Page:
Tuesday, 6 April 2010
Indie vs self-published: is there a difference CLARIFIED Part 2
I was talking about hats. About Indie Publishing hats, to be precise. If you haven't read Part 1 of this post, you'll find it here.
I'm not trying to steal the Indie Author hat from anyone. There are a lot of great Indie Authors out there. A whole community of them, and if I or any one of them wants to make it big we have to support each other. This support, this community spirit, is what we can have that NY publishers can't.
United we stand...
Alan Baxter started Blade Red Press to self-publish his own work. He now also publishes anthologies of other people's work. He's a sound guy and when we've emailed he's always given me good advice. He has a couple of books out, and if you haven't given them a look you really should.
Zoe Winters I already mentioned in the last piece. She has a 10 year plan, and I think she'll go really far.
These are just two of the awesome Indie writers out there. There are hundreds, possibly thousands, more. And the cool thing about being Indie is the freedom; the freedom to blur genres, to challenge the traditional (and quite often boring) mainstream fiction streams, the I-can-do-whatever-I-want (as long as it's good) mentality.
We need to network. We need to support each other. That is exactly what I'm trying to do with The Guild and I really, really hope it takes off. Zoe was writing the other day that Indie Readers (people who love Indie writers work but don't write themselves) are looking for more writers to read.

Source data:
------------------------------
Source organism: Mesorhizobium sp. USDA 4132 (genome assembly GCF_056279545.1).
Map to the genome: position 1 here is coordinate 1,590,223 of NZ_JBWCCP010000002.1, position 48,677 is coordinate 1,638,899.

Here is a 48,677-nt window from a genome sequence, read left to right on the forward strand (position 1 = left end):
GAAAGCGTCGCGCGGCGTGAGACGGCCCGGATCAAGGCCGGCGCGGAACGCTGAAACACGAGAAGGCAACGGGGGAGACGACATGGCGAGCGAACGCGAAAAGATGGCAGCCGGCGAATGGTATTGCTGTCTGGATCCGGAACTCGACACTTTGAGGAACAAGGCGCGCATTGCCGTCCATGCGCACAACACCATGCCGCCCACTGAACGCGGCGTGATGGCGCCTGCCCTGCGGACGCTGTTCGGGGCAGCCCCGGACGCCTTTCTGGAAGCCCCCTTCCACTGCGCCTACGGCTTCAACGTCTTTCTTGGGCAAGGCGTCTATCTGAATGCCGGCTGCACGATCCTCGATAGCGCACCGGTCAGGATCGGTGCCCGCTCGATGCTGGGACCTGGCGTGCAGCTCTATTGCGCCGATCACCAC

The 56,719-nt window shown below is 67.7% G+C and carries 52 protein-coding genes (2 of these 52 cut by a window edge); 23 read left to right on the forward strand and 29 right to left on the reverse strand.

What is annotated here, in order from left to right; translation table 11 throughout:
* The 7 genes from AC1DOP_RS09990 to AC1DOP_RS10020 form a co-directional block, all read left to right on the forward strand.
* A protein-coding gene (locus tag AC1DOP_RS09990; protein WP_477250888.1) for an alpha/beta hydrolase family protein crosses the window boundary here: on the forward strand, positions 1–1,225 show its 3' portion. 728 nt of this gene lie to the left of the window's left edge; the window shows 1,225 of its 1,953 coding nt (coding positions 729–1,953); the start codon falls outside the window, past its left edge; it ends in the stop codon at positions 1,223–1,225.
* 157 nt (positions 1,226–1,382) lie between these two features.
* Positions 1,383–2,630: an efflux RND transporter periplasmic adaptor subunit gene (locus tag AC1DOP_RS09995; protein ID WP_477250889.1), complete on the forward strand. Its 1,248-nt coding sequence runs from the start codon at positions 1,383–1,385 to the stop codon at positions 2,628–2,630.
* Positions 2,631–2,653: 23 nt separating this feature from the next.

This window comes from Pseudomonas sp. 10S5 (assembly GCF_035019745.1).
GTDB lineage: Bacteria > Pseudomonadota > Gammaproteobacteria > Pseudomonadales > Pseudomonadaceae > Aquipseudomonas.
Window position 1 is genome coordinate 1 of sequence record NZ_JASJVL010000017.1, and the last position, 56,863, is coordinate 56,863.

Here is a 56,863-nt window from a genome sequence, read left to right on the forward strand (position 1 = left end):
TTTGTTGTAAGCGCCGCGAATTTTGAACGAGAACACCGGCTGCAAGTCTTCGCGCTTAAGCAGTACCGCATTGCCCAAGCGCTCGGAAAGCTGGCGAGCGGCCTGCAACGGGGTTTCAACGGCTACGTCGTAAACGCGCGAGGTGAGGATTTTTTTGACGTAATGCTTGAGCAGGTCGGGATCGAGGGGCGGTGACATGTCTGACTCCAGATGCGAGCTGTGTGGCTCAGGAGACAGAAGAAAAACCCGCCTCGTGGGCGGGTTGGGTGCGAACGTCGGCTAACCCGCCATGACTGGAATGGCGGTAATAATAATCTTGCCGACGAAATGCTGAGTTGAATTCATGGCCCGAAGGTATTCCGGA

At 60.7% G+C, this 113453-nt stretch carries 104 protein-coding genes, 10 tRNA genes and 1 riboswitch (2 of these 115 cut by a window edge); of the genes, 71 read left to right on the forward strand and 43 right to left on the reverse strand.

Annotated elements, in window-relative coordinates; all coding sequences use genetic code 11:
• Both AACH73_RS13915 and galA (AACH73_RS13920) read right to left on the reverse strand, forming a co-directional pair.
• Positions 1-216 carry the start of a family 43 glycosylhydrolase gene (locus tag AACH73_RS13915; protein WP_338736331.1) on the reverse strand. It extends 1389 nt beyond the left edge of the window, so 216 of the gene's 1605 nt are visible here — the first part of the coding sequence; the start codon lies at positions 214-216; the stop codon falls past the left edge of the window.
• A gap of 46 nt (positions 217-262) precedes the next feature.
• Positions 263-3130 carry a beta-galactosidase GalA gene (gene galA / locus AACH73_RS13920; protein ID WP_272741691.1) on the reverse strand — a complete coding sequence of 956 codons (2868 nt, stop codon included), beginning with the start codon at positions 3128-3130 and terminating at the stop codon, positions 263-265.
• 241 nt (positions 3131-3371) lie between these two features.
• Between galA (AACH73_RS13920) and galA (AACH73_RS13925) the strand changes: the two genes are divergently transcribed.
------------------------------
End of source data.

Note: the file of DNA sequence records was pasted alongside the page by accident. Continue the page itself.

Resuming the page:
The bottom line for big publishers is £££££ or $$$$$. For the Indies it's more about the creation, the joy of bringing something to life. I can't wait until my book is released and some comments how much they liked it. I'll be like "OhhhhhmyyyyyyyygooooodddddddssssssI'msquuueeeeeaaaammeeeeeeeeeeeee!"
So, if you're an Indie and you think I insulted you, I am truly sorry. I never wanted to do that. I want us all to become a community, to support each other. To link to each other's blogs, and point readers in each others direction. Because they can read faster than we can write, and there's more of them than there is of us, and sharing is nice.
Big businesses, like NY Publishers, aren't interested in nice, and they aren't interested in customers. They only care about the money, and that's why Indie Authors are threatening them.
PS, join The Guild. It's free and I hope, hope, hope it will become the awesome resource that it could, easily, become.